The pilgrimage proceeds on the old Highway nearing the Morinville Greenhouse. – Lucie Roy Photo
by Lucie Roy
Legal – Fifteen people started the 20 km walk on a pilgrimage from St. Emile Parish in Legal to the St. Jean Baptiste Parish in Morinville on Saturday 28 June. The adults and three children from St. Albert, Morinville and Legal met at the St. Emile Church in Legal at 8 a.m. to receive a blessing from Father Ignacy Warias, OMI and Father Brian Bricker, OP. The walk started an hour later and was completed as a team effort by 2:30 p.m. Each pilgrim received a certificate and souvenir to attest they had completed the journey.
For event organizer, Pierre Rousseau, the journey was not a new experience. “My family and I often walked a very popular pilgrimage from Quebec City to Ste-Anne Basilica,” Rousseau said. “There is something very special about walking. It takes time. It is an invitation to withdraw from the continuous distractions and solicitations of our daily lives. Also, I wanted this to be linked to St. Jean Baptiste Day, a very popular French-Canadian feast on June 24.” That is why it was held on 28 June, the first Saturday after St. Jean Baptiste Day.
The pilgrimage was open to anyone wishing to bring their walking stick and join. It was an opportunity to step aside from their busy lives and to enter a personal journey, alone or with friends or family members. The 20-km walk was estimated to take between six and eight hours, depending on the pace. The journey took place on Range Road 251, Township Road 564 and then Range road 253 up to 100 St. Not everyone had to walk at the same pace, but at each rest station they waited for everyone before continuing on their journey.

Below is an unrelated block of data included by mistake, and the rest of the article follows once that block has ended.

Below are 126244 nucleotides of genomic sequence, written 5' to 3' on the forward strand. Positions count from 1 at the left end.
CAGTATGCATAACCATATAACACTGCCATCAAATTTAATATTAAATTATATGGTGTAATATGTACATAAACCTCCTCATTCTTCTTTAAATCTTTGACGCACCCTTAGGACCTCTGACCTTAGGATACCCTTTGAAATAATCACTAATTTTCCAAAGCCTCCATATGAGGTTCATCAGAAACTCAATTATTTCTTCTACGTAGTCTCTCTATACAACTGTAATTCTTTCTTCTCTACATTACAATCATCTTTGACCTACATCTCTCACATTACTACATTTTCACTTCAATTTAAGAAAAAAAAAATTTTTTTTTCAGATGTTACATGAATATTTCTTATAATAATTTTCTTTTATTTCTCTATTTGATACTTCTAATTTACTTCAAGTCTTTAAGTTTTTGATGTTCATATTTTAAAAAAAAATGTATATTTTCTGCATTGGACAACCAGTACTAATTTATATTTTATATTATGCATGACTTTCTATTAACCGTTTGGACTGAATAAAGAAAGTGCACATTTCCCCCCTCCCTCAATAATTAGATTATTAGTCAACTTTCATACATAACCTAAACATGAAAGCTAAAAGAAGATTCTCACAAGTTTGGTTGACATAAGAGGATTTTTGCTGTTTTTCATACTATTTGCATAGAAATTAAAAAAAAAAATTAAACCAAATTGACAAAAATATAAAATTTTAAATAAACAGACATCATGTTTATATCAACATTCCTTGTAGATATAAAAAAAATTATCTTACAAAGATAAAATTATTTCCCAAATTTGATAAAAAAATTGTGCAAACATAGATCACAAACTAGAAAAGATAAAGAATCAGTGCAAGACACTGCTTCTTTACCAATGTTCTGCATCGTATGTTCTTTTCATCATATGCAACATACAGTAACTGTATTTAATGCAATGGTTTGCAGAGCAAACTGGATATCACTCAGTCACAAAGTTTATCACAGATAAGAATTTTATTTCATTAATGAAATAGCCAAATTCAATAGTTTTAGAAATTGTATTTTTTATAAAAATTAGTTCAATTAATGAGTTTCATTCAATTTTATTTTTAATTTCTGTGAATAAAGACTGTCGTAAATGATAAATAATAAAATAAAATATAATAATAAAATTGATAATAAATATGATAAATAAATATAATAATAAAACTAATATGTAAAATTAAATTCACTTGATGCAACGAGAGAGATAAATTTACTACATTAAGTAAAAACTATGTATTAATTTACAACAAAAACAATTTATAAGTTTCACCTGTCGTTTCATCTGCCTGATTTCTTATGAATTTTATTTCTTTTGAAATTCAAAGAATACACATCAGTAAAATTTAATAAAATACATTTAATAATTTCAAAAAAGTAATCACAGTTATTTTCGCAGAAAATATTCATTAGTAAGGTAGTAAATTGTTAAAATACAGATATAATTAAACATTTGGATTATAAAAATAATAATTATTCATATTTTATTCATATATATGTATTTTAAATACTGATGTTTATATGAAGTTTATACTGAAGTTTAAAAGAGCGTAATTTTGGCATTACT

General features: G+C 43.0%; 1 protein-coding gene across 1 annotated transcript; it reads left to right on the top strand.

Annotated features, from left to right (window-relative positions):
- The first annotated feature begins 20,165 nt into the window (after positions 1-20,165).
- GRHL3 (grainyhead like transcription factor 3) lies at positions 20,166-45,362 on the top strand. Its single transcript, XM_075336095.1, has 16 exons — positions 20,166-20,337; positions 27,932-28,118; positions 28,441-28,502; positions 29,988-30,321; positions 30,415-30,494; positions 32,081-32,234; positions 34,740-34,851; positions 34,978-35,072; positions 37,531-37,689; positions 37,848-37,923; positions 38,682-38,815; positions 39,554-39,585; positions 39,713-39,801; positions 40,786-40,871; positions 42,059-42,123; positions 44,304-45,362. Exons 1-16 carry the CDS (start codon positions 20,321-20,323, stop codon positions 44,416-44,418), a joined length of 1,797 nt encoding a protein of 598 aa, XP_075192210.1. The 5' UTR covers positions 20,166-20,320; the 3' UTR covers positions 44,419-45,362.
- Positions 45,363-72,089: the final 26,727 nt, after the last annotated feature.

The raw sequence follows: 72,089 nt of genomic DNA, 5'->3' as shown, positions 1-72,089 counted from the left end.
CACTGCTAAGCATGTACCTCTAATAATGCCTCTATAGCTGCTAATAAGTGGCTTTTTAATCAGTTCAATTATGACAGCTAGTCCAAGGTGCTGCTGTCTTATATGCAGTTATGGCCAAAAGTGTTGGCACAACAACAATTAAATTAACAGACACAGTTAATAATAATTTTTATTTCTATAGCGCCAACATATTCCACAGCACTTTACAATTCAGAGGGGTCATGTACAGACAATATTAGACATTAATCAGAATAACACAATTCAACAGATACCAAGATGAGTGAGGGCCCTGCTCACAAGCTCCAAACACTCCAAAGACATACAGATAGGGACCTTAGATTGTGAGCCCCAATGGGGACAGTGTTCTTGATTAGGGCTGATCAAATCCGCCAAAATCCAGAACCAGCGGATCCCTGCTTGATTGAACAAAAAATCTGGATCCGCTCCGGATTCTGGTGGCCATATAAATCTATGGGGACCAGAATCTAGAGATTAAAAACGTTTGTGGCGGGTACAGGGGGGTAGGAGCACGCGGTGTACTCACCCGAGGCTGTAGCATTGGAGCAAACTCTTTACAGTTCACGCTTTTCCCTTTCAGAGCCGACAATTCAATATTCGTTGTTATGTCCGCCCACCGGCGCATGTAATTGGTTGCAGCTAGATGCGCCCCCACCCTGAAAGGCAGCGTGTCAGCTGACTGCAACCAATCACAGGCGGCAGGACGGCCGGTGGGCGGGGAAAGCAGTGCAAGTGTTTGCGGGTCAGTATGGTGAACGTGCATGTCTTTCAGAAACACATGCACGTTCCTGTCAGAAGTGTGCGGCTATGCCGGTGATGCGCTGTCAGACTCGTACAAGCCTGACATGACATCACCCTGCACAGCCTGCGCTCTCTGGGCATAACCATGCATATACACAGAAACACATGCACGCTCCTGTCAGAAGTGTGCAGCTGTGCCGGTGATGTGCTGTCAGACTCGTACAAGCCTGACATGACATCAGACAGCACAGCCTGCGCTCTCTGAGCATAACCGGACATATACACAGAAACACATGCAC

Some who took part in the journey carried more than their walking sticks. Rousseau presented a shell to a few of the pilgrims before they started the walk. “The shell is a symbol related to El Camino de Santiago,” Rousseau explained. “For more than 10 centuries now, many pilgrims walk to reach St. Jacques de Compostelle in Spain. It is a 600-km journey through France and Spain. The pilgrims used to carry a shell similar to the ones presented to drink water from streams. With time, it became a symbol associated to the pilgrimage.”
Rousseau said he hoping for the pilgrimage to be an annual event the first Saturday after St. Jean Baptise Day. The departure point could vary, but St. Jean Baptiste Church would remain the destination.
Of the walk Rousseau said, “It is absolutely free and it should be this way. It is not a fundraising event and it should not be. It has nothing to do with money and it should not be it is a personal journey.”
Father Ignacy Warias, omi Pastor St. Emile Parish and St. Jean Baptiste Parish and Father Brian Bricker, op, Assistant Pastor handed out water before the start of the walk.
Pierre Rousseau holding one of the shells he presented to one of the pilgrims before departing on the walk.
The group to complete the Pilgrimage from Legal to Morinville on 28 June were presented with their certificates and a souvenir. Standing: Catherine Dumoulin, Meriem Kieser, Maelle Dumoulin, Monique Cyr, Jean Dumoulin, Pat Earles, Pierre Rousseau, Allan Damer. Seated: Tara Kieser, Anita De O’Campo, Gabriel Dumoulin, Thibaut Dumoulin and Lucille Damer. Absent from photo: Lorraine Hebert and Claire McKale.
– Lucie Roy Photo
Tara Kieser with her certificate.